Mikumi National Park abuts the northern border of Africa's biggest game reserve - the Selous – and is transected by the surfaced road between Dar es Salaam and Iringa. It is thus the most accessible part of a 75,000 square kilometre (47,000 square mile) tract of wilderness that stretches east almost as far as the Indian Ocean.
The open horizons and abundant wildlife of the Mkata Floodplain, the popular centrepiece of Mikumi, draw frequent comparisons to the more famous Serengeti Plains.
Lions survey their grassy kingdom – and the zebra, wildebeest, impala and buffalo herds that migrate across it – from the flattened tops of termite mounds, or sometimes, during the rains, from perches high in the trees. Giraffes forage in the isolated acacia stands that fringe the Mkata River, islets of shade favoured also by Mikumi's elephants.
Criss-crossed by a good circuit of game-viewing roads, the Mkata Floodplain is perhaps the most reliable place in Tanzania for sightings of the powerful eland, the world’s largest antelope. The equally impressive greater kudu and sable antelope haunt the miombo-covered foothills of the mountains that rise from the park’s borders.
More than 400 bird species have been recorded, with such colourful common residents as the lilac-breasted roller, yellow-throated longclaw and bateleur eagle joined by a host of European migrants during the rainy season. Hippos are the star attraction of the pair of pools situated 5km north of the main entrance gate, supported by an ever-changing cast of waterbirds.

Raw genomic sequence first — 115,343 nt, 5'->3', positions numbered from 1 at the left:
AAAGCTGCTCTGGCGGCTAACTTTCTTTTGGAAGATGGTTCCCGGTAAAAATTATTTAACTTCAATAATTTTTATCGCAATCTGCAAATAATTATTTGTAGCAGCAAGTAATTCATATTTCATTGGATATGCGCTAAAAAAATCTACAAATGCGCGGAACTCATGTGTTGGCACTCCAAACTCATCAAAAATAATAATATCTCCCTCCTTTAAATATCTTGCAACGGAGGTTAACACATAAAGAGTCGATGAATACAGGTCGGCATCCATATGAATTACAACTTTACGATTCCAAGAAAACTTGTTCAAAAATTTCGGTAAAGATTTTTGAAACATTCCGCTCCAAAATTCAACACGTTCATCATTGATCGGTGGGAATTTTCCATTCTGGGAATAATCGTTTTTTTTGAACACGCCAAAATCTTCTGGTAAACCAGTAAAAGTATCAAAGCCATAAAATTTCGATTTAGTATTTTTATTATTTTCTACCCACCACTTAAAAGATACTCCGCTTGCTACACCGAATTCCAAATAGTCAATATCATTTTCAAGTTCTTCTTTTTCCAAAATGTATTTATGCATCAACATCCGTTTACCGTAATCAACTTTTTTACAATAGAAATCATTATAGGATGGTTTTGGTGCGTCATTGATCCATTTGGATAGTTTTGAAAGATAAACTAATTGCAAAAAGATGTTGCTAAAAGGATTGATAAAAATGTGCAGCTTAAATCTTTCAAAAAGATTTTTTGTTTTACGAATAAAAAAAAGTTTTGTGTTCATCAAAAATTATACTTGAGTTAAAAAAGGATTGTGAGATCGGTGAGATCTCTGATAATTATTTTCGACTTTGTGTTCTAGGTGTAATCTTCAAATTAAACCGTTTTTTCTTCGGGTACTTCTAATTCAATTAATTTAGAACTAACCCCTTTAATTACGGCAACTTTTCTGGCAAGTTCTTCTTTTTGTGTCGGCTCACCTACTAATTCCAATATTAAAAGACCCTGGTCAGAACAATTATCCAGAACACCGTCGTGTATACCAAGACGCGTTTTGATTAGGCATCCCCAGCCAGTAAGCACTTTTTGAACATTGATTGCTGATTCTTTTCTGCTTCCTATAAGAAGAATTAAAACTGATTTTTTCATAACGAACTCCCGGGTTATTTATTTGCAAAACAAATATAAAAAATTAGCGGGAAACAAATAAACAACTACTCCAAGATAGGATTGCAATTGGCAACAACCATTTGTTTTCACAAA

UDZUNGWA MOUNTAIN PARK
Brooding and primeval, the forests of Udzungwa seem positively enchanted: a verdant refuge of sunshine-dappled glades enclosed by 30-metre (100 foot) high trees, their buttresses layered with fungi, lichens, mosses and ferns.
Udzungwa is the largest and most biodiverse of a chain of a dozen large forest-swathed mountains that rise majestically from the flat coastal scrub of eastern Tanzania. Known collectively as the Eastern Arc Mountains, this archipelago of isolated massifs has also been dubbed the African Galapagos for its treasure-trove of endemic plants and animals, most familiarly the delicate African violet.
Udzungwa alone among the ancient ranges of the Eastern Arc has been accorded national park status. It is also unique within Tanzania in that its closed-canopy forest spans altitudes of 250 metres (820 feet) to above 2,000 metres (6,560 ft) without interruption.
Not a conventional game viewing destination, Udzungwa is a magnet for hikers. An excellent network of forest trails includes the popular half-day ramble to Sanje Waterfall, which plunges 170 metres (550 feet) through a misty spray into the forested valley below.
The more challenging two-night Mwanihana Trail leads to the high plateau, with its panoramic views over surrounding sugar plantations, before ascending to Mwanihana peak, the second-highest point in the range.
Ornithologists are attracted to Udzungwa for an avian wealth embracing more than 400 species, from the lovely and readily-located green-headed oriole to more than a dozen secretive Eastern Arc endemics.
Four bird species are peculiar to Udzungwa, including a forest partridge first discovered in 1991 and more closely related to an Asian genus than to any other African fowl.
Of six primate species recorded, the Iringa red colobus and Sanje Crested Mangabey both occur nowhere else in the world – the latter, remarkably, remained undetected by biologists prior to 1979.
Undoubtedly, this great forest has yet to reveal all its treasures: ongoing scientific exploration will surely add to its diverse catalogue of endemics.